How I Develop Trickster Sets



First, a quick head's up: As of this post (August 4, 2015), there's only a little under two weeks left in the public playtest period for Trickster: Starship and Trickster: Symbiosis. If you will be able to send me feedback before August 15, 2015, please email gobi81 at gmail for PnP PDFs of the two sets. Thanks so much!

Now, I thought it would be fun to show a peek behind the curtain of how I develop Trickster sets. Perhaps this will be useful for anyone in the future who is looking to home-brew their own Trickster sets with their own favorite themes. More likely, I'll look back at this post in a few years when I'm completely bereft of new ideas. Either way, useful!



What's the hook?

When I take on a genre or universe for a Trickster set, I try to find one mechanical thing that unites that particular group of heroes.

In Trickster: Tianxia, it was the idea of high-speed, hand-to-hand movement with little house augmentation. I liked the idea of these martial arts heroes having absurdly fast bouts with permanent, decisive outcomes. This set would be the first to introduce effects that target the pot, which I thought thematically reflected an ongoing contest between the kung fu experts.

In Trickster: Starship, I was taking a lot of inspiration from Star Trek, Farscape, and even Firefly. The general theme I wanted to capture was "pioneering" and "discovery." So I added one new effect that is exclusive and universal to the Starship heroes: The Boldly Bonus. When you lead with a Starship hero, you may resolve their effect a second time.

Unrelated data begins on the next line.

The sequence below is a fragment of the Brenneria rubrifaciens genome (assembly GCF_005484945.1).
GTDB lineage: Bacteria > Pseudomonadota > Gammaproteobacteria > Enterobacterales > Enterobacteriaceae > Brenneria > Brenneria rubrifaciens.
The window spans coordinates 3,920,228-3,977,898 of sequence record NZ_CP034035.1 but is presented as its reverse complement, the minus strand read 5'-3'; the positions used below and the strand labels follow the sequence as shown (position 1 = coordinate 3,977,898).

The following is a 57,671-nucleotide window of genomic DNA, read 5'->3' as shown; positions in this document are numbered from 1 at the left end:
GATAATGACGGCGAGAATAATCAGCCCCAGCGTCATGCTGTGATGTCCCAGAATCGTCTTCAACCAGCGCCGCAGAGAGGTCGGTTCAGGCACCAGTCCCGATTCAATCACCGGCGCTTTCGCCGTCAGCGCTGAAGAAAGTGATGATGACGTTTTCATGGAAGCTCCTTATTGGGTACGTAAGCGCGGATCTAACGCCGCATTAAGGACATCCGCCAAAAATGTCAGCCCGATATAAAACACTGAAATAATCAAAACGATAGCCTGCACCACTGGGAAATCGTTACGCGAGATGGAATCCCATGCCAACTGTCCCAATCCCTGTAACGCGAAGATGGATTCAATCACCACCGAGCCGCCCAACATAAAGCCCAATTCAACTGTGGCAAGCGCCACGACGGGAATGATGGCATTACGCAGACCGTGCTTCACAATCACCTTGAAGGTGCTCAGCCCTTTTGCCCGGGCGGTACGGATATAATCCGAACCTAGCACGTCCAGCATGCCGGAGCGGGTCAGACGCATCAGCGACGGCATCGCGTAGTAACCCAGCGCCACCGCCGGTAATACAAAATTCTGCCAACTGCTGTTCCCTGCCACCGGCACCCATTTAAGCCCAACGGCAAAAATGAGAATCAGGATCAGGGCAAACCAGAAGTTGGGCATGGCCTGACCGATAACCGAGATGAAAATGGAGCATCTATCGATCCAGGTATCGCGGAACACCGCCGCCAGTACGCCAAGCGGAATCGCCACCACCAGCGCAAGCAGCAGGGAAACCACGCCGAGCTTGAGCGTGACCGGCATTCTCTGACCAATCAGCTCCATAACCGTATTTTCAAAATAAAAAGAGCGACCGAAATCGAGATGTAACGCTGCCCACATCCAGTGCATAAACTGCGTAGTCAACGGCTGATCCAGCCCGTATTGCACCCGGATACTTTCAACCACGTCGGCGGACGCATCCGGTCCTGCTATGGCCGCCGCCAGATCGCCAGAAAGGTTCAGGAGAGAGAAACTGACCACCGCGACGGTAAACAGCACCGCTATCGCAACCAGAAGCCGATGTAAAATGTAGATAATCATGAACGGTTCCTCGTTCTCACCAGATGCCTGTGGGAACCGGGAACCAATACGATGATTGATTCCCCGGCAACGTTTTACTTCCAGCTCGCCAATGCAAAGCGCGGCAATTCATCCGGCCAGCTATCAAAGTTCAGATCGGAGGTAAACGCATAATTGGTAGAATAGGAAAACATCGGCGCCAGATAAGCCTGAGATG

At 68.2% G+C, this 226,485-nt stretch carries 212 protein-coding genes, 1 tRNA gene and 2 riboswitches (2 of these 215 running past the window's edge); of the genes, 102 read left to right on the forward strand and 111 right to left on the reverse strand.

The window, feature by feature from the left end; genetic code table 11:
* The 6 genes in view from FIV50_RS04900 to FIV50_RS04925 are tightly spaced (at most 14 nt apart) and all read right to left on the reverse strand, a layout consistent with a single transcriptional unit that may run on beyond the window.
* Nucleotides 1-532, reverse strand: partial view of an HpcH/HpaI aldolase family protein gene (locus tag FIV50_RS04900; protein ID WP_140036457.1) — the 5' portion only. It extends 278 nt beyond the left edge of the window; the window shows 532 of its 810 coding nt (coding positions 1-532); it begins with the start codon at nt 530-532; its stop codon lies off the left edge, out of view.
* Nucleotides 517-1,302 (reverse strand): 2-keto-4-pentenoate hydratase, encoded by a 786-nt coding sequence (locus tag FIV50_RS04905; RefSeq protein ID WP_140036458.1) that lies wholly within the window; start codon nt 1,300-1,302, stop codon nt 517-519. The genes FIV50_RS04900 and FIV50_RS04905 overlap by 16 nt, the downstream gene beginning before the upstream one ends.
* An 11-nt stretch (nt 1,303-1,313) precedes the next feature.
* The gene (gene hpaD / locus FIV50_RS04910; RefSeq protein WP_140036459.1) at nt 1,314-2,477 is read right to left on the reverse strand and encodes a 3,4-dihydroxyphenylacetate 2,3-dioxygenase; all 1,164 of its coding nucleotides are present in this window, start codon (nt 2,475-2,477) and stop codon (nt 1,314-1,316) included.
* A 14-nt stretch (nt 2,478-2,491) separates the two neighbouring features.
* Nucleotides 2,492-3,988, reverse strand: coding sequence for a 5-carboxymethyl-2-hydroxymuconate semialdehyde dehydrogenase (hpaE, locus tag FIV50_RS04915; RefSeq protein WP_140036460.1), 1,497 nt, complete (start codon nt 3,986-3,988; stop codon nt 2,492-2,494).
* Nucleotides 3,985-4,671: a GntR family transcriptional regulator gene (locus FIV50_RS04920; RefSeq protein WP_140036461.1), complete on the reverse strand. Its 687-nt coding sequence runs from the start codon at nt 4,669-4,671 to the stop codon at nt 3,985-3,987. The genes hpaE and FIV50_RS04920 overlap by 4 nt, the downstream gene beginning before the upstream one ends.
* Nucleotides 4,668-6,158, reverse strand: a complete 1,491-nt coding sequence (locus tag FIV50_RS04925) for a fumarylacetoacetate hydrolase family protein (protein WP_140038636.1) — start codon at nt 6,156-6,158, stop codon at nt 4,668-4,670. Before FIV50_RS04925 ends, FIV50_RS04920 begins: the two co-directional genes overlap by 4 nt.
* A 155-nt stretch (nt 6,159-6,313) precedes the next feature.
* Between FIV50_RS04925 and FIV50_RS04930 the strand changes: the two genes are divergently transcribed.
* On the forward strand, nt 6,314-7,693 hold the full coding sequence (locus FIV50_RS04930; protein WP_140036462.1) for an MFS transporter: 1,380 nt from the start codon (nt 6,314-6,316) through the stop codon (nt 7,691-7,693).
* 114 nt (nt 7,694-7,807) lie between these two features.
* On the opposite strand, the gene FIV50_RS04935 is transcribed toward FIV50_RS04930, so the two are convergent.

What are the basic effects?

After developing Trickster: Fantasy for a long time, I realized a good Trickster set is mostly comprised of very simple movement effects that take a card from zone A and moves it to zone B. Generally five or six of the seven heroes was a good number.


Above you can see the hand-drawn chart I made a while back to visualize the empty design space for Trickster movement effects. The top axis shows "from deck, your house, your hand, an opponent's house, an opponent's hand, whoever has most cards in house, whoever has most cards in hand, the pot, or the trash." The left axis shows the same zones, but replaces "from" with "to."

The big blacked out areas are "any house, any hand" because that was redundant. A few recursion spaces are blacked out as well, to future-proof against two-player variants down the line. That remaining spaces are filled in with heroes who move cards from/to the zones in question. If a hero swaps cards, they're listed twice since it's effectively two movements. If a hero, like the Diplomat, "peeks" at a card but returns that card to its original zone, that's still noted even though it would appear to be a recursion at first glance.

From this point, it would seem like you could just randomly pluck about six different open spaces from this table and make the bulk of a new Trickster set, but that doesn't really make a coherent cast of heroes or mechanics. You have to look back at the original hook and select the right five or six effects in combination to make a really interesting set.

For example, none of the Tianxia hero effects that cards directly from house to house nor do they affect the Trash. Their sphere of influence is almost entirely reserved to hands and the pot. That reflects the "hand-to-hand" concept thematically and mechanically. It also introduces a key concept for advanced play: pacing through hand management.